Reaching the circuit’s main straights, there’s a small stretch where we can drop the gears and punch the throttle, allowing us to briefly hit about 130 km/h. The prototype was also noticeably quieter, even at its current unfinished form, while the engine certainly pulls with much more gusto the current 3. However at the back of our minds, we also know that a Civic with a 1.5-litre turbocharged engine or a Jetta 1.4 TSI will be breathing down on us thanks to their ample low-end torque, so long as you ignore fuel economy because SkyActiv-X is claimed to be at least 20 percent more fuel efficient in real-world driving than any gasoline engine in production.
The engine might be extremely sophisticated, but it runs just as well on RON 91 petrol as it is with RON 95, swapping tradeoffs between low-end and peak torque respectively (torque curve chart below). The spark plugs are no different from the Iridium ones used by regular petrol engines.
The engine is currently designed as a 2.0-litre four cylinder, but Mazda says the engine’s capacity can be easily scaled up or down to suit a variety of applications.
Driving it casually, one can’t tell the amount of mathematical sorcery that’s going on behind the scenes but the display screen tells us the seamless switching between multiple combustion modes on the fly, and that’s exactly how engines should be. The best tech are the ones that work quietly in the background. It doesn’t require the driver to learn anything new. It’s not a radically different engine that technicians will need to go back to school before they can work on it.
Sure, some amount of training is required, but at the end of the day, it’s still an internal combustion engine, refined to be the best of its kind. It’s not a plug-in hybrid or a fuel-cell, where one needs certification on working with high-voltage equipment before you can service the car.
Having said that, the new 3 is designed to accommodate a mild-hybrid powertrain (motor assist only, similar to previous Honda IMA). A cut-away display of the car showed an unusual indentation on the floorpan on the front right-side of the cabin, which we later found out to be housing for a small hybrid battery, while the left-side of the engine bay had cooling fins, which we were told was for a DC-DC converter.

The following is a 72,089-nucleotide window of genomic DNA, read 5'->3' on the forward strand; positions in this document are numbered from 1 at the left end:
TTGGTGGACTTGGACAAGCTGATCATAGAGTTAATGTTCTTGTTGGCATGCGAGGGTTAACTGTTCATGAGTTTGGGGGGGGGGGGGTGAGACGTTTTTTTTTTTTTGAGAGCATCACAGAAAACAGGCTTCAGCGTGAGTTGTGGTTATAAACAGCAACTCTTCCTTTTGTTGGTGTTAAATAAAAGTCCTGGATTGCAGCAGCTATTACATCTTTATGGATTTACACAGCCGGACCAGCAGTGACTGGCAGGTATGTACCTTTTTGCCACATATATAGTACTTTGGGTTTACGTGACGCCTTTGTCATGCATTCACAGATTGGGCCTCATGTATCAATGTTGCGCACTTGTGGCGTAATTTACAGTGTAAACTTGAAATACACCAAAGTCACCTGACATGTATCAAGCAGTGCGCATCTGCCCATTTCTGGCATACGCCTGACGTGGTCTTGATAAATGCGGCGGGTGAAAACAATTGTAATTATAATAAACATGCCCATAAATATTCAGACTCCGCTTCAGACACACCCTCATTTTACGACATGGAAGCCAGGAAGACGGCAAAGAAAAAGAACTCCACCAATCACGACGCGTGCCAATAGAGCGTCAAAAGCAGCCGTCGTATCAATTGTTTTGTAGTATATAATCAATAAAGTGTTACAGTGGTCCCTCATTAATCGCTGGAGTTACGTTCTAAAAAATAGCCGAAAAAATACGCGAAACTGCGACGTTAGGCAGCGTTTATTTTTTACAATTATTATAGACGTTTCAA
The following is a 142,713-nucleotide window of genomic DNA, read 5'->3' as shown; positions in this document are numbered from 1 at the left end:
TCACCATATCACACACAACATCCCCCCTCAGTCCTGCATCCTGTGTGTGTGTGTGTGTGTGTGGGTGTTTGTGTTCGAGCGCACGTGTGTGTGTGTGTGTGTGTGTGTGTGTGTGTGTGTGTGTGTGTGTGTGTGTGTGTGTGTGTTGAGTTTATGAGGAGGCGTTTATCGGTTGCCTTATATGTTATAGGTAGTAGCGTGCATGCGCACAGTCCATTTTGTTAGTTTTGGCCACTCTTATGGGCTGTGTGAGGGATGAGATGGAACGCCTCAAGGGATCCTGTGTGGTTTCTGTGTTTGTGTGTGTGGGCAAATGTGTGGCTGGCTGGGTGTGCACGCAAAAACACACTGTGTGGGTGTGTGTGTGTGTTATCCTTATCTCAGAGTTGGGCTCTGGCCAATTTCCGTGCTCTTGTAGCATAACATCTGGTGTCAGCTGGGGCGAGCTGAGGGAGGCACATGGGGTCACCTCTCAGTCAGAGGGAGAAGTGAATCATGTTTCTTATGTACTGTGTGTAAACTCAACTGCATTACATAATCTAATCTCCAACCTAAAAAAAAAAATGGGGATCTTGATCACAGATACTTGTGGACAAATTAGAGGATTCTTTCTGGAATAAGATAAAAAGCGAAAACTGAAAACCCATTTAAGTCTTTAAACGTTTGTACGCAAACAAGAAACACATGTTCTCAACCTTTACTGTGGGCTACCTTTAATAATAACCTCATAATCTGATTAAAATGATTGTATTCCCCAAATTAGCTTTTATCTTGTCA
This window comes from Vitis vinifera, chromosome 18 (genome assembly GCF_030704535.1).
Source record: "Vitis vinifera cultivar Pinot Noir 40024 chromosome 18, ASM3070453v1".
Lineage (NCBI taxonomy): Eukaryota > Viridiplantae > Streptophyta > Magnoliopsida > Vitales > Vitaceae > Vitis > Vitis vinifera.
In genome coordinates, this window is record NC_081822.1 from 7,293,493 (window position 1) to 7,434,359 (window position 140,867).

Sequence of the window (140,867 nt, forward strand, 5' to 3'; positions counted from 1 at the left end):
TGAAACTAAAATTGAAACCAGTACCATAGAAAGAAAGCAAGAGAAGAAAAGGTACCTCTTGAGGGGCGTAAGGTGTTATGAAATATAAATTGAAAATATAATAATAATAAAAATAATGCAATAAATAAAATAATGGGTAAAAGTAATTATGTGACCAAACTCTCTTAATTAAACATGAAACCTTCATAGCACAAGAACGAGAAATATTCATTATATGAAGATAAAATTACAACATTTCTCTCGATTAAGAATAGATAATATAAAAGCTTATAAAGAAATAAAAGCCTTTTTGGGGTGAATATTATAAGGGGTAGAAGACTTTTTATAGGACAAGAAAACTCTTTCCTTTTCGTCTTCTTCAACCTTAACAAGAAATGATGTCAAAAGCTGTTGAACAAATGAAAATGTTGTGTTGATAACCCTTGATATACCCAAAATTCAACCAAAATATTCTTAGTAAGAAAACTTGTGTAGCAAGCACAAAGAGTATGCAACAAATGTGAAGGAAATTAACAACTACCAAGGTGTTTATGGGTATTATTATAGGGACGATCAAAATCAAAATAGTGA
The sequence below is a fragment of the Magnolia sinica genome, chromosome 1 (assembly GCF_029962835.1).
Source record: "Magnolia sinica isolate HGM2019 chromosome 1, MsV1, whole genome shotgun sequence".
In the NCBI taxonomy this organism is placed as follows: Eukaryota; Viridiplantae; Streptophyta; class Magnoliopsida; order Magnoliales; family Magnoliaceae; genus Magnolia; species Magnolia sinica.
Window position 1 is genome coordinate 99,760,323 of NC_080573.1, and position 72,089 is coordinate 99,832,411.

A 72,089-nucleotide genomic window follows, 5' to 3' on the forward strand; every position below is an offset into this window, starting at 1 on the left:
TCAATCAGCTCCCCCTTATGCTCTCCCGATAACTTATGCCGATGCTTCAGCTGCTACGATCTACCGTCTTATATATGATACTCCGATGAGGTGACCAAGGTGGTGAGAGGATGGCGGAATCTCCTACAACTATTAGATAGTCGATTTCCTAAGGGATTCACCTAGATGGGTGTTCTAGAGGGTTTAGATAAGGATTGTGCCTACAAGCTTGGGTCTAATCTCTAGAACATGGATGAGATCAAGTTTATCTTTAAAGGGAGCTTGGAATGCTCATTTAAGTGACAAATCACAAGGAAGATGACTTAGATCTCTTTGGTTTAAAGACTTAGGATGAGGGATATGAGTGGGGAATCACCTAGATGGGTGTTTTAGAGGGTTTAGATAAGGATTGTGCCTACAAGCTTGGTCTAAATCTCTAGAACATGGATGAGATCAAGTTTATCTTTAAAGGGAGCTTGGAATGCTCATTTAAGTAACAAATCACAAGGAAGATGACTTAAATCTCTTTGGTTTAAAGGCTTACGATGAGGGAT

Although SkyActiv-X is slated to be rolled out in 2019, not all markets will receive the new engine at the same time. The priority is markets in the European Union, where the new WLTP (Worldwide harmonized Light vehicles Test Procedure) emissions test cycle is threatening to make nearly all existing European turbocharged engines illegal if no substantial reduction in capacity and power is made, as well as USA, whose EPA is putting emphasis on real-world fuel consumption and emissions figures over controlled lab tests.
Both are an opportunity for Mazda to shine and vindicate their past-resistance towards turbocharging, currently limited only to their 2.5-litre capacity engines because Mazda doesn’t have 3.0-litre and above engines.
Now, if only they will apply this in to a racing engine, install it into a racy looking coupe and race it for 24 hours. Imagine what a comeback it will be, a successor to the legendary 787B. It could leapfrog rivals simply by not having to pit as often as others for fuel. When asked if there is ever a chance for SkyActiv-X going racing, Hidetoshi Kudo, Executive Offficer In Charge of R&D Administration and Product Strategy said with gleaming eyes, "That is our dream, please give your outmost support to us as we chase this dream."